If every assassin in the film is styled after characters from a different subgenre of the action movie, the pair's characters are the most obvious homage, feeling like they've just walked in from an early Guy Ritchie movie, complete with the Tarantino-esque pop culture riffing. It's a testament to their screen presences that this never feels stale, even as the characters are the furthest thing from fresh archetypes imaginable. They're not the first action movie characters to humorously comment upon the unfolding drama like members of the audience would, and they certainly won't be the last.

Low speedy storytelling with a high speed train

Next to Lemon, Tangerine, and Pitt's Ladybug, the other assassins on board are given relatively short shrift. Joey King's The Prince, the character on board revealed to have the closest ties to the overarching criminal underworld plot, is largely a peripheral focus until the third act. Her character is the most unapologetically sociopathic, but the film doesn't let her have as much fun with this as you'd like, increasingly functioning as a way to tie the disparate plot strands across the different carriages together. And if you're wondering about how a film with such a simple premise clocks in over the two-hour mark, look no further than Leitch's repeated digressions, including a four-minute montage introducing the hitman played by rapper Bad Bunny, a character who quickly exits the film after a single fight sequence (somehow, this isn't even the biggest waste of a cast member). By the time he interrupts the action to give us an extended montage from the perspective of a water bottle in the third act, charting how it made its way on board, it's easy to see his eye for a stylish visual has got in the way of his ability to tell a straightforward story. It's ironic that a film about a high-speed train can start dragging to the extent it eventually does.

Of course, this review is a result of fatigue after the overstuffed third act, which replaces the brilliantly staged fight sequences Leitch is known for with an empty CGI spectacle. Considering his previous film was the Fast & Furious spin-off "Hobbs and Shaw," it's easy to get the sense the director is consciously trying to up the ante in a similar way to the deliberately unrealistic set pieces in that franchise, but it feels less than satisfying. This is a film at its best during its slapstick fist fights on board, but it does seem like Leitch sees the train setting as a crutch he needs to overcome, even though the film is at its best when using the claustrophobic confines to ground increasingly over the top action choreography. Moving away from practical effects to a seemingly endless chain of destructive events, complete with too many distracting celebrity cameos to list, does feel like the result of a director losing confidence with the simple ingenuity of the train-set premise, even when those moments are the most satisfying to an audience.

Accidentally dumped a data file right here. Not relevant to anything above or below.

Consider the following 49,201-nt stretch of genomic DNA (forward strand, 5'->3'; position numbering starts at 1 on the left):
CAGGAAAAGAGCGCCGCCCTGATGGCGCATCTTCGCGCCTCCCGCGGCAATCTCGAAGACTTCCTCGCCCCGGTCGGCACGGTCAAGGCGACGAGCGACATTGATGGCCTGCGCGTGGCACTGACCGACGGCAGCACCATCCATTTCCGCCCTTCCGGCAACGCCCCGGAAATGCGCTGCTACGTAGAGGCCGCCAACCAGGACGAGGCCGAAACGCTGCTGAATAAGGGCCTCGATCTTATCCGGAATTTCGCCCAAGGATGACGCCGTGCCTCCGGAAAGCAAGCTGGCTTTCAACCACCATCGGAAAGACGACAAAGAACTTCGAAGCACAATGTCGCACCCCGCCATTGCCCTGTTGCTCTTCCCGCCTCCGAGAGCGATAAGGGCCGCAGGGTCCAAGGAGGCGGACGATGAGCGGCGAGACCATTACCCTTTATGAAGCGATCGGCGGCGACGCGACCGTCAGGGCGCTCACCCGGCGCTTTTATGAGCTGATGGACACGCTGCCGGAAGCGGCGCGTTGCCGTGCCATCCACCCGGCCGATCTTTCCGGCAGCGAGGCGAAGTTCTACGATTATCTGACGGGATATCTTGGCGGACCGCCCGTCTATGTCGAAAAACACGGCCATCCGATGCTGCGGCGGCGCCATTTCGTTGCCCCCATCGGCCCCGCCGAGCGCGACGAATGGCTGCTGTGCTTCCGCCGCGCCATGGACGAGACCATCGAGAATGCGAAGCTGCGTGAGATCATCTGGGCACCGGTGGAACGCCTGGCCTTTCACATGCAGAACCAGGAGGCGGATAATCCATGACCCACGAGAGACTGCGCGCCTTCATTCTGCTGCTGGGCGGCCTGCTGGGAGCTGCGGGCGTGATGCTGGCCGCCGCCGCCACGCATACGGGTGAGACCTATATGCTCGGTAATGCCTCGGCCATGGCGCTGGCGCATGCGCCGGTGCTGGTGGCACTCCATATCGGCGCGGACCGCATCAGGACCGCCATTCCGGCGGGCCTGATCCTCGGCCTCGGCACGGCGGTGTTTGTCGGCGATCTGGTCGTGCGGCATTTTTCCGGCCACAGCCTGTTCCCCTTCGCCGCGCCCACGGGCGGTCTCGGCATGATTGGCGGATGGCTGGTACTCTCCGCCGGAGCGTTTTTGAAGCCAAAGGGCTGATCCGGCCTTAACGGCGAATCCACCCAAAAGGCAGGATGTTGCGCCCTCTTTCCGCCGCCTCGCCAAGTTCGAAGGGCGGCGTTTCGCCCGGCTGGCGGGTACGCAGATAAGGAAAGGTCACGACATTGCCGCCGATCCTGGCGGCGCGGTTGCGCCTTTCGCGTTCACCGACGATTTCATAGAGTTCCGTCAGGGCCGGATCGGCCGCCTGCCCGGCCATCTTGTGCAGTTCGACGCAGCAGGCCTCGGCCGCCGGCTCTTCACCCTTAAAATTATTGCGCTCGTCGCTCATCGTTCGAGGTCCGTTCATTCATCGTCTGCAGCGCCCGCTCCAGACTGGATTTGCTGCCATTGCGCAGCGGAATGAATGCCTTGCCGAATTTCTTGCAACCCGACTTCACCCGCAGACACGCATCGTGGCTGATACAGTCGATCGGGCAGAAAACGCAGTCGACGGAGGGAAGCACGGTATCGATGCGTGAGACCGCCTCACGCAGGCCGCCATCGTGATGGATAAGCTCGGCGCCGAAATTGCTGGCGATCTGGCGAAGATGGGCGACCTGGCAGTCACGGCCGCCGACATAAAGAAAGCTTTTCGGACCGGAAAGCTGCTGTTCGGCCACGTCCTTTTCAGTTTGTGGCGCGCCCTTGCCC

So, while "Bullet Train" may eventually go off the rails, there's plenty to enjoy on the journey before then, thanks to a trio of fun comic performances at the film's center and a healthy dose of hyper-violent slapstick. The film is overstuffed, but when it realizes the simple pleasures of its action-comedy thrills, it becomes the late summer blockbuster treat it aspires to be. 

"Bullet Train" rolls into theaters on Friday, August 5.